At the heart of the deck is the mana reduction granted by four Chief Engineer and four Grand Architect. Each turns all your dudes into Birds of Paradise for artifacts. There are 24 artifact creatures in the deck, so the idea is to resolve one or two Engineers or Architects and then vomit your artifact creatures onto the table all at once. It’s Affinity-esque, and makes me wonder if there shouldn’t be Cranial Platings somewhere in there. Meanwhile you’ve also got a set of Lodestone Golems in the main, which let you play a little of the Thalia game. Since both Chief Engineer and Grand Architect apply their reduction to artifacts, not just artifact creatures, it leads me to wonder if Chalice of the Void is supposed to be in here as well.

In any case, this is a fun little package that people have been trying to make work for a long time, and new pieces keep getting added each set. Of the list, Architect is the best positioned to jump in price. He’s the namesake of the deck, and probably the most important cog. Perhaps most importantly, he’s the card with the lowest supply. Chief Engineer, Etched Champion, Lodestone Golem, Blinkmoth Nexus, Cavern of Souls – all have been reprinted. Mausoleum Wanderer, Walking Ballista, and Smuggler’s Copter are all new. Supply really does position Architect well here.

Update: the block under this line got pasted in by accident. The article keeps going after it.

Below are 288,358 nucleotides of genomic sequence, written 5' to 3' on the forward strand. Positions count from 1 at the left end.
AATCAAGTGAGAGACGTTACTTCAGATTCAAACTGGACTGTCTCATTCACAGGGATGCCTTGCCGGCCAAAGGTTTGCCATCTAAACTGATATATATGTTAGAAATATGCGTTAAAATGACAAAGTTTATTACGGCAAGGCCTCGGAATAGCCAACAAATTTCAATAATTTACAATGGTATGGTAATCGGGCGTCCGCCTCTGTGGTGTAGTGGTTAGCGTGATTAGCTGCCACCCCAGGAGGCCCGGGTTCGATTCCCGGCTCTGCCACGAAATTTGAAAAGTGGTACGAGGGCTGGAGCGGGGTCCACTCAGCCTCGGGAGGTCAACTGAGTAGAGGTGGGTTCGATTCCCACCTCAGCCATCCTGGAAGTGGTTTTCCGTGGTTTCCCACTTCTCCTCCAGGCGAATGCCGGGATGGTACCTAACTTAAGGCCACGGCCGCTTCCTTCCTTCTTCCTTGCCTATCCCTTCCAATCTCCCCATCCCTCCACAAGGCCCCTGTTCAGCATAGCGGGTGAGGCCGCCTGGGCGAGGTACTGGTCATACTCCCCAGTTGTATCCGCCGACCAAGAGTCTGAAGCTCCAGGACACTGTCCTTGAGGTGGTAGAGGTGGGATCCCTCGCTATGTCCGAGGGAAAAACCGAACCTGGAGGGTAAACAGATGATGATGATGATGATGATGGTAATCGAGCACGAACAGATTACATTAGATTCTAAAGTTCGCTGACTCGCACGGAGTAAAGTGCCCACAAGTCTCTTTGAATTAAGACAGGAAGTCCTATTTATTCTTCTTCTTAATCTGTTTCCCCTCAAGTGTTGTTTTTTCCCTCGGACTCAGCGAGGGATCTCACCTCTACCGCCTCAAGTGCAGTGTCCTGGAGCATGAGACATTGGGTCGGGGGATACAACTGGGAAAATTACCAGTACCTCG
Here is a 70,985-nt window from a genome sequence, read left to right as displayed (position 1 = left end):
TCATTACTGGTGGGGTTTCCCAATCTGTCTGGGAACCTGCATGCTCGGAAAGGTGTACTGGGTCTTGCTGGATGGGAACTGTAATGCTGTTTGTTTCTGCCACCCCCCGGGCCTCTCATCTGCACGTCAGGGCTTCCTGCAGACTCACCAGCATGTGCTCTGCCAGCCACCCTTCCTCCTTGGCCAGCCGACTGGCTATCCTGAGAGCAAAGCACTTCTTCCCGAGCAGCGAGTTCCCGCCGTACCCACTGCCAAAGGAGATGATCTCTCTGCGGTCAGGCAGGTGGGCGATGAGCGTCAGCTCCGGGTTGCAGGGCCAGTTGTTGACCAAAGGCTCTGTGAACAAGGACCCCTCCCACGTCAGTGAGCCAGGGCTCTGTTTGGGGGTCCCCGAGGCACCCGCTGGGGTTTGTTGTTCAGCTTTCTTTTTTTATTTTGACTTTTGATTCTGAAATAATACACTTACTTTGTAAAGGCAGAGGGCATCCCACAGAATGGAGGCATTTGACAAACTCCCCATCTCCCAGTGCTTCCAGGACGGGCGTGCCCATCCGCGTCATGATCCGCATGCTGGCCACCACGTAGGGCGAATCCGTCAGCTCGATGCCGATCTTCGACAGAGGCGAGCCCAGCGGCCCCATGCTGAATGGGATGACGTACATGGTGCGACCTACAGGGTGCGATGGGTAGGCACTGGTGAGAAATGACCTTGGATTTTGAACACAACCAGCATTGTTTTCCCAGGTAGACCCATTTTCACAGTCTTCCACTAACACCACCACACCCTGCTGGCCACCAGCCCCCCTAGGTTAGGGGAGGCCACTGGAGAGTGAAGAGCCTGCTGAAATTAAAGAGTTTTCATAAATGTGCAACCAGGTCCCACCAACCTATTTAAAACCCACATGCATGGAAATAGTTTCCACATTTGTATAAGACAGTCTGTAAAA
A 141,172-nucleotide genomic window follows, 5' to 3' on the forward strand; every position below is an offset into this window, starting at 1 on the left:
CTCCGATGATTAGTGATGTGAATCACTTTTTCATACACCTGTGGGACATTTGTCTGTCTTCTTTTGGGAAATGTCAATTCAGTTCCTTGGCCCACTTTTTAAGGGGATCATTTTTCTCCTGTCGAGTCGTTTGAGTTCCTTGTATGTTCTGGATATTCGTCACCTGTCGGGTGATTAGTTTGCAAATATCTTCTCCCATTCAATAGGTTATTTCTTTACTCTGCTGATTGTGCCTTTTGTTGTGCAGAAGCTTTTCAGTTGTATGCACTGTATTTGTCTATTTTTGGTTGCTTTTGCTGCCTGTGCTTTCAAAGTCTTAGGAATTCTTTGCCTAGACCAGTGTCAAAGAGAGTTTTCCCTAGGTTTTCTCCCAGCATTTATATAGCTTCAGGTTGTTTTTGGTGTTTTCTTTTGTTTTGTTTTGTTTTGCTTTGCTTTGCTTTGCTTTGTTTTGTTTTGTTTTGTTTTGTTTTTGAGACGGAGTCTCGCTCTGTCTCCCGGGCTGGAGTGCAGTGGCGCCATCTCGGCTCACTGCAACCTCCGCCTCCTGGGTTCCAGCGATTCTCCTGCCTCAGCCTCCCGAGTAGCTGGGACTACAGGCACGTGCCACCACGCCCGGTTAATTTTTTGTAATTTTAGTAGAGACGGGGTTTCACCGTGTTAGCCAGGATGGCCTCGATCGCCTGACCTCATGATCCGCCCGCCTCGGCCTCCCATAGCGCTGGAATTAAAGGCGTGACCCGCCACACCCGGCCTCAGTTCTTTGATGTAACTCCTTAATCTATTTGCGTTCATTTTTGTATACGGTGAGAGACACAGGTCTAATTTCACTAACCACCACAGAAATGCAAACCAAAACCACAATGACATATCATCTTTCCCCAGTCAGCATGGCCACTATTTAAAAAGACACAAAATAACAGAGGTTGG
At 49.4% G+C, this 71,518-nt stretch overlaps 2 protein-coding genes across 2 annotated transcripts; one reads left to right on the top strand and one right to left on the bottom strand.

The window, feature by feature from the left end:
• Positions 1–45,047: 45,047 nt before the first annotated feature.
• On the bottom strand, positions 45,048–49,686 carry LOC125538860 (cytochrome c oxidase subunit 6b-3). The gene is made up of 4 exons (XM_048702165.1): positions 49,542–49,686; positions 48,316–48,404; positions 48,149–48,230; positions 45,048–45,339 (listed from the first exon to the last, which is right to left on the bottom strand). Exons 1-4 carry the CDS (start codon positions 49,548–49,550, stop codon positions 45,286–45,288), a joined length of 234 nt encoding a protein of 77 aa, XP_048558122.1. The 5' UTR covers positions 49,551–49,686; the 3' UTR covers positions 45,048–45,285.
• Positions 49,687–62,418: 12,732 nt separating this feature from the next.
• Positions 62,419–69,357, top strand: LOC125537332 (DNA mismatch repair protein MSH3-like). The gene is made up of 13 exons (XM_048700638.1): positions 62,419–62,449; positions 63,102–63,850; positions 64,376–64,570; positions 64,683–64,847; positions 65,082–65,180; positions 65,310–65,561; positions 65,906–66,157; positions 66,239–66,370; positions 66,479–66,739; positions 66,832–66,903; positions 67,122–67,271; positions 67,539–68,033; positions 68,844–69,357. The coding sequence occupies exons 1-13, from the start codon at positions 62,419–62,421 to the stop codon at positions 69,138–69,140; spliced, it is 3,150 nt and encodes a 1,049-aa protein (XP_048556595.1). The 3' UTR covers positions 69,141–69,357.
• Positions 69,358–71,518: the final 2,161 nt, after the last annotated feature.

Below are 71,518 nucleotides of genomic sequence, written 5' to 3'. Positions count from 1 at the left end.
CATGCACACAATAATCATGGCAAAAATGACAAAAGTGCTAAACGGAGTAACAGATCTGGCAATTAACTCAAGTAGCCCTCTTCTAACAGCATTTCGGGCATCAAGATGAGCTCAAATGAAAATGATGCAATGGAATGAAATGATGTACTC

Copies are available in the $3 range on TCG right now with fairly low supply. Copies are available elsewhere in reasonable numbers, both cost and quantity. There’s more out there than “$100 buys every liquid copy,” but not “bulk Kaladesh rare” quantity. If this deck picks up steam – if a few others record videos and post them, for instance – I’d watch Architect for a bump. Make sure you sell immediately into any spike though, since I don’t love the competitive outlook on this strategy.


Chord of Calling

Price Today: $8.50
Possible Price: $25

Amonkhet had all sorts of fun cards for Modern, none moreso than As Foretold. (It was hard not to stick Restore Balance in as something to watch out for this week.) More quietly, Vizier of Remedies slotted directly into the existing strategy of Abzan Company. Vizier is the reason Devoted Druid is like $15 now, because Vizier lets Druid make infinite mana while still doing the Viscera Seer/Murderous Redcap thing. Big get for the deck, Vizier is.

Abzan Company’s creature base isn’t terribly exciting for us, since so many pieces are so important. Viziers and Druids, obviously. Birds of Paradise. Kitchen Finks. Viscera Seer. Once you get all the combo pieces in, there’s not a lot of room to goof around. Two other slots are hard locks as well: Chord of Calling and the eponymous Collected Company.